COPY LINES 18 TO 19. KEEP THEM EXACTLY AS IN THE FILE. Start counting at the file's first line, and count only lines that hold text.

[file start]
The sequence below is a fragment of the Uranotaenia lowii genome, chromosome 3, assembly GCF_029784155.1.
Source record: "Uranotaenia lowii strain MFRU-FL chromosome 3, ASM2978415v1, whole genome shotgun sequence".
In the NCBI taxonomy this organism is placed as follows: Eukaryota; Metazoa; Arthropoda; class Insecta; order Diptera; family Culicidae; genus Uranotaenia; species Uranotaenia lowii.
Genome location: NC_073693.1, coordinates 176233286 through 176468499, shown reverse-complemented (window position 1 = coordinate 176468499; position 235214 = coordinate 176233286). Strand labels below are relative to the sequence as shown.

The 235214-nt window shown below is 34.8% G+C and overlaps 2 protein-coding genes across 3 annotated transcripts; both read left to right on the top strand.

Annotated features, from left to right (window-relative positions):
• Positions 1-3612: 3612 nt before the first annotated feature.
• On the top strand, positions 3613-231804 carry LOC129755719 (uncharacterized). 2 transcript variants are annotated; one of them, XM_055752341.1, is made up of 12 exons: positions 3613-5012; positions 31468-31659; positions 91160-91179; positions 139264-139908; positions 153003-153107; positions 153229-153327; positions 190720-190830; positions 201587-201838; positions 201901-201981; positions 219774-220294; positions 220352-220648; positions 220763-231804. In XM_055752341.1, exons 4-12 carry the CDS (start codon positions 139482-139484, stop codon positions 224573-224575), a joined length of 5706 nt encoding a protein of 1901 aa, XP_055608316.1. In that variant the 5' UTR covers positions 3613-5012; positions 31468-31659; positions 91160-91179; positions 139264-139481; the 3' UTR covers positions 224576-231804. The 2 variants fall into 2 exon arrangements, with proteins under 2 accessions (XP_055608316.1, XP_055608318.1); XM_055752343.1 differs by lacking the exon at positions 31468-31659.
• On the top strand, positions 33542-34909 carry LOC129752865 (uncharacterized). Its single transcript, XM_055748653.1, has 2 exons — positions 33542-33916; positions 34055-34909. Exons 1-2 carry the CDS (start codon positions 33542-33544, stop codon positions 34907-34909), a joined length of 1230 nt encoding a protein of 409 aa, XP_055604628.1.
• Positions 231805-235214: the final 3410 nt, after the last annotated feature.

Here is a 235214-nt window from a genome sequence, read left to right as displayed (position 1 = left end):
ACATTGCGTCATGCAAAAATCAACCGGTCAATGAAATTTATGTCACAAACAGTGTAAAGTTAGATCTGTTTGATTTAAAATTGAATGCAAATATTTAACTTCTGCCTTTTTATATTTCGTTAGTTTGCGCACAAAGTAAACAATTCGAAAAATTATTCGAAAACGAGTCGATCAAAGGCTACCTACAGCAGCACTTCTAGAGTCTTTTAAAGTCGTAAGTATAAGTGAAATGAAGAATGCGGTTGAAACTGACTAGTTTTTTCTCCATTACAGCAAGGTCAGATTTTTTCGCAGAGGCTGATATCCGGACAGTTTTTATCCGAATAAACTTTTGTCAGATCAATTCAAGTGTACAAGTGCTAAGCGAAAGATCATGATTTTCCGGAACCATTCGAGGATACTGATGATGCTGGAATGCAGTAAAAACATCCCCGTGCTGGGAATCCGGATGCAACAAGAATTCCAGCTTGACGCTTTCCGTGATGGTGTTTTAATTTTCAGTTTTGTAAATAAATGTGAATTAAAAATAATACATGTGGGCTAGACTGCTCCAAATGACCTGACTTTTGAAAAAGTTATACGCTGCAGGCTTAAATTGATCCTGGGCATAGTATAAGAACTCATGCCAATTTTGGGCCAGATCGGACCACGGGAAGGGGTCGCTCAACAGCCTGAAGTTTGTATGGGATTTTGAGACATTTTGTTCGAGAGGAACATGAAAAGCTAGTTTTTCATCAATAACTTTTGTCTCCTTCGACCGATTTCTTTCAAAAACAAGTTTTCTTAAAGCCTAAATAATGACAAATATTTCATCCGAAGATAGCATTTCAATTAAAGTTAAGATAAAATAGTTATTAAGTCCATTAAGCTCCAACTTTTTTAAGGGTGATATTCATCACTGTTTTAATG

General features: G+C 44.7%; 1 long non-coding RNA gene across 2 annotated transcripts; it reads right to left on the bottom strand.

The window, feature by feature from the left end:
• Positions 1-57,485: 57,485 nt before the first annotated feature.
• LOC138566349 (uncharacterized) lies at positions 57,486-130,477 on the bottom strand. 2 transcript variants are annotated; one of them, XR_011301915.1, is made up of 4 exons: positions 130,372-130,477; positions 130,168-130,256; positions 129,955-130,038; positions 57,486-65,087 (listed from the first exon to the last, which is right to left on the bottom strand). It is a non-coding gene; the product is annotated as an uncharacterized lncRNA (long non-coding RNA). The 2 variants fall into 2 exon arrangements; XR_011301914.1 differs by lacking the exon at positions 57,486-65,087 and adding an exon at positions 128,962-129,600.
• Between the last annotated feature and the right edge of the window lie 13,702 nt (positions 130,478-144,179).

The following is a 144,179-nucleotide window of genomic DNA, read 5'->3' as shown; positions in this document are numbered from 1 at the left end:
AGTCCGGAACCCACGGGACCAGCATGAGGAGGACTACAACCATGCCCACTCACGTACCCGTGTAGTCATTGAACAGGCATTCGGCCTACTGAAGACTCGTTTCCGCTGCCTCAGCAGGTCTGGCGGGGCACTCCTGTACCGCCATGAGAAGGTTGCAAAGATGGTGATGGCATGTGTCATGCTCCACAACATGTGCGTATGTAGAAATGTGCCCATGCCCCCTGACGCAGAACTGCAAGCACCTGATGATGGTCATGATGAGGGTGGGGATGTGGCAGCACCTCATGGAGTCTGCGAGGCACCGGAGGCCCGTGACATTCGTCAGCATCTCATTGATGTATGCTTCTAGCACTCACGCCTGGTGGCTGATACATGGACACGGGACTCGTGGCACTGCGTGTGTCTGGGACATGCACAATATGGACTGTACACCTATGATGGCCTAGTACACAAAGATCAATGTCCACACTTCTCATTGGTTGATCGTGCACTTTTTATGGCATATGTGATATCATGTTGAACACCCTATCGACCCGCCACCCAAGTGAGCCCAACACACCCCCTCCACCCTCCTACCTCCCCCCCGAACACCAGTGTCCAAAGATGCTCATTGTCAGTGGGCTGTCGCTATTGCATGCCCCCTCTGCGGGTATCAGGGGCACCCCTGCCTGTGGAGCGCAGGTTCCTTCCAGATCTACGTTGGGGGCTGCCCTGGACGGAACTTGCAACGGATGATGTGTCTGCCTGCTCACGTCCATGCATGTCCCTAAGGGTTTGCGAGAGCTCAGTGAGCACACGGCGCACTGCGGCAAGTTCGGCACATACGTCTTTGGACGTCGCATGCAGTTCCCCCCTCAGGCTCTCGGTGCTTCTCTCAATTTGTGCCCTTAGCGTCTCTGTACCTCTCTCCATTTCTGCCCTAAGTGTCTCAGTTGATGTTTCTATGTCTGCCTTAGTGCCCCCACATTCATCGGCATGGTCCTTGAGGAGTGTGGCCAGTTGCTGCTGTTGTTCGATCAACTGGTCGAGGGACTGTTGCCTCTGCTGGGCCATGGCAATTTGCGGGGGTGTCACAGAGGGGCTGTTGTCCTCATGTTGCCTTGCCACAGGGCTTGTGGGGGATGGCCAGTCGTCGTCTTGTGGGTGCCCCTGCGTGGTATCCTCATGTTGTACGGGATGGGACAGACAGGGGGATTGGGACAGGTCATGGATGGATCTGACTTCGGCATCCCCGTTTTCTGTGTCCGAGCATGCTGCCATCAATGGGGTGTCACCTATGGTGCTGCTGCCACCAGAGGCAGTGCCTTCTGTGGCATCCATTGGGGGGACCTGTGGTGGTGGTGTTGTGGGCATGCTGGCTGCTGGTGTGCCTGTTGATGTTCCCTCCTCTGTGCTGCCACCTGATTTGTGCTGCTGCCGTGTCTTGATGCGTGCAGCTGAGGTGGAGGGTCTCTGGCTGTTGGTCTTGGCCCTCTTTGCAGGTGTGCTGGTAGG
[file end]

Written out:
The following is a 144,179-nucleotide window of genomic DNA, read 5'->3' as shown; positions in this document are numbered from 1 at the left end:
AGTCCGGAACCCACGGGACCAGCATGAGGAGGACTACAACCATGCCCACTCACGTACCCGTGTAGTCATTGAACAGGCATTCGGCCTACTGAAGACTCGTTTCCGCTGCCTCAGCAGGTCTGGCGGGGCACTCCTGTACCGCCATGAGAAGGTTGCAAAGATGGTGATGGCATGTGTCATGCTCCACAACATGTGCGTATGTAGAAATGTGCCCATGCCCCCTGACGCAGAACTGCAAGCACCTGATGATGGTCATGATGAGGGTGGGGATGTGGCAGCACCTCATGGAGTCTGCGAGGCACCGGAGGCCCGTGACATTCGTCAGCATCTCATTGATGTATGCTTCTAGCACTCACGCCTGGTGGCTGATACATGGACACGGGACTCGTGGCACTGCGTGTGTCTGGGACATGCACAATATGGACTGTACACCTATGATGGCCTAGTACACAAAGATCAATGTCCACACTTCTCATTGGTTGATCGTGCACTTTTTATGGCATATGTGATATCATGTTGAACACCCTATCGACCCGCCACCCAAGTGAGCCCAACACACCCCCTCCACCCTCCTACCTCCCCCCCGAACACCAGTGTCCAAAGATGCTCATTGTCAGTGGGCTGTCGCTATTGCATGCCCCCTCTGCGGGTATCAGGGGCACCCCTGCCTGTGGAGCGCAGGTTCCTTCCAGATCTACGTTGGGGGCTGCCCTGGACGGAACTTGCAACGGATGATGTGTCTGCCTGCTCACGTCCATGCATGTCCCTAAGGGTTTGCGAGAGCTCAGTGAGCACACGGCGCACTGCGGCAAGTTCGGCACATACGTCTTTGGACGTCGCATGCAGTTCCCCCCTCAGGCTCTCGGTGCTTCTCTCAATTTGTGCCCTTAGCGTCTCTGTACCTCTCTCCATTTCTGCCCTAAGTGTCTCAGTTGATGTTTCTATGTCTGCCTTAGTGCCCCCACATTCATCGGCATGGTCCTTGAGGAGTGTGGCCAGTTGCTGCTGTTGTTCGATCAACTGGTCGAGGGACTGTTGCCTCTGCTGGGCCATGGCAATTTGCGGGGGTGTCACAGAGGGGCTGTTGTCCTCATGTTGCCTTGCCACAGGGCTTGTGGGGGATGGCCAGTCGTCGTCTTGTGGGTGCCCCTGCGTGGTATCCTCATGTTGTACGGGATGGGACAGACAGGGGGATTGGGACAGGTCATGGATGGATCTGACTTCGGCATCCCCGTTTTCTGTGTCCGAGCATGCTGCCATCAATGGGGTGTCACCTATGGTGCTGCTGCCACCAGAGGCAGTGCCTTCTGTGGCATCCATTGGGGGGACCTGTGGTGGTGGTGTTGTGGGCATGCTGGCTGCTGGTGTGCCTGTTGATGTTCCCTCCTCTGTGCTGCCACCTGATTTGTGCTGCTGCCGTGTCTTGATGCGTGCAGCTGAGGTGGAGGGTCTCTGGCTGTTGGTCTTGGCCCTCTTTGCAGGTGTGCTGGTAGG